NEGATIVITY — like love in the Wet Wet Wet song, is all around me, writes BEN McCAUSLAND.
I feel it in my fingers, I feel it in my toes.
It’s washing around the city, rampaging through the streets like a CGI tidal wave in an action movie. Every time you pick up a paper, talk to a mate about the match or check your Whatsapps it’s there — and it’s suffocating.
How Evertonians have managed to cope with it for so long I don’t know. Well actually I do — they haven’t managed at all, they’ve all gone mental. (Above, Lucas at Goodison Park…).
We haven’t had the worst season but it’s been a mighty slog. The season before was a record breaker for all the right reasons, but this season has seen Rodgers claim some very unwanted honours — you all know them, I’m not repeating them — but the club have confirmed that “Brendan Rodgers it is” for the foreseeable.
So come on, let’s accept our lot, put last season behind us and let bygones be bygones –we can worry about how many 60 minutes at right-back poor Lazar is going to get later, right now it’s time to accentuate the positive, eliminate the negative and ponder these reasons to be cheerful.
Milner ( and general transfer activity)
Barring any freak farming accidents (he does look like one of those big eared farm boys doesn’t he?), James Milner will play for us. James Milner is a good signing. It looks like he’s going to play centrally and a midfield two of him and Hendo with Can sitting looks alright to me.
Ok, it might lack a bit of craft and guile but the opposition wont like the energy that midfield brings — something we have been sorely lacking throughout last season.
Milner’s signing is a bit of a statement, too. He’s turned down more money and the Champions League with Manchester City, and also the rumoured interest of Arsenal and Roma, to sign for us. He’s an older head which is something we are told the boss has asked for more of, and he is a seasoned Premier League campaigner and the younger players at our club will benefit from his presence.
As this is a positive article I am going to make some positive assumptions about our summer transfer dealings:
Danny Ings looks a done deal, and while he’s not going to mend that Suarez-shaped hole in your heart at £5m-ish he is a decent signing. Put it this way, if he scores the 11 goals he got for Burnley last season for us that is more than our entire forward line have just managed in the campaign just gone.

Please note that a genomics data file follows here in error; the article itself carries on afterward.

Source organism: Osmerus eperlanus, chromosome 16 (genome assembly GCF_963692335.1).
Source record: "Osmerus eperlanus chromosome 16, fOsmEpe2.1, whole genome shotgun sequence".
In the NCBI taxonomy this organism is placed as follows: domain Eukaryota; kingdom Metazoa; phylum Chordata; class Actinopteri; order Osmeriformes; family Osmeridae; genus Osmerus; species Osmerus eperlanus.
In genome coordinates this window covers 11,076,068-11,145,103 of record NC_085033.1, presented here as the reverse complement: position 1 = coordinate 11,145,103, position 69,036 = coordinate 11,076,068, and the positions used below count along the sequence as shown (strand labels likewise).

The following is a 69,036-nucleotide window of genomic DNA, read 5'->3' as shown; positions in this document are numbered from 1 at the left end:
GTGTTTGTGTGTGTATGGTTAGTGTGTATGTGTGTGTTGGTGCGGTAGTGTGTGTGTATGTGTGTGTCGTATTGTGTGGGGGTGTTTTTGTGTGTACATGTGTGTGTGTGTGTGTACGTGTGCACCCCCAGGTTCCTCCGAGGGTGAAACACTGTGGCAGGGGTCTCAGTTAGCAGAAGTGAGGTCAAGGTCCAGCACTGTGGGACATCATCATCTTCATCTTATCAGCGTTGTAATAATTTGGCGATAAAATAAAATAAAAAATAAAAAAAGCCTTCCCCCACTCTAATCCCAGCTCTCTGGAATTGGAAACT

Whilst Ian Ayre should rightly break out in a cold sweat every time he dials the Southampton area code, Nathaniel Clyne at £15m would be a good signing, too. Fast, strong, energetic, not Glen Johnson — he’s got the lot.
Christian Benteke, in my opinion, would be a great signing albeit vastly overpriced at £32.5m. He’s far more than the battering ram Tim Sherwood is quite cleverly trying to paint him as and he gives us a torrid every time he plays against us. Incidentally, only one of the five he has scored against us has been a header from a cross.
At left-back Everton’s Luke Garbutt — who we have repeatedly been linked to — would be a good signing if it happens, not only because it would upset the blues but also because he has a Fabio Aurelio-esque WAND of a left foot. He’s out of contract this summer so the price is right, too.
As for the rest, well who knows? Centre midfield looks to have been addressed by Milner, but a left back, a goalkeeper and maybe even another right back will be vital to ensuring we don’t see the thankfully departing Brad Jones in goal or Emre Can at right back again. I assume the Much-Maligned Transfer Committee (to give it its full name) has been right at the top of the agenda in the post-season review and hopefully we will see the club signing players that the manager truly wants.
Of course, we might not get all of the players I mentioned above, or we might get all of them and they might be shite (but that can be for next year’s RODGERS OUT article). For now, let’s keep the Positive Mental Attitude going.
Bear with me… I know you are reading an article about positivity and you have just read the name Dejan Lovren, but before you hurl your computer screen out the window or attempt to get me sectioned under the Mental Health Act let me explain: Dejan Lovren cannot get any worse.
He just can’t. It would be literally impossible. He has reached his professional nadir and now the only way is up.
It all started so promisingly for Dejan too — a big money move to a Champions League team, a goal on his “debut” (alright it was a friendly, but it was a decent header) and great hair.
We were happy to overlook the fee, and we chose to ignore the fact that Lyon practically had street parties when Southampton took him off their hands; we looked like we had bagged a dominant, vocal centre-half the likes of which we hadn’t seen since Carra called it a day.
But it went downhill rapidly. In short, he looked like a competition winner. In fact if I had a better hairline and worked a bit harder at the bleep test I could have played in Dejan’s place and the outcome would have been no different.
But we’re being positive here so we are forgetting all of last season’s misplaced passes and calamitous errors and instead focusing on how much improved Dejan V2.0 is going to be. With no protracted, and at times bitter, move to consider and a full pre-season with teammates and surroundings he is comfortable with, we are going to see a more confident, decisive, less shit Dejan.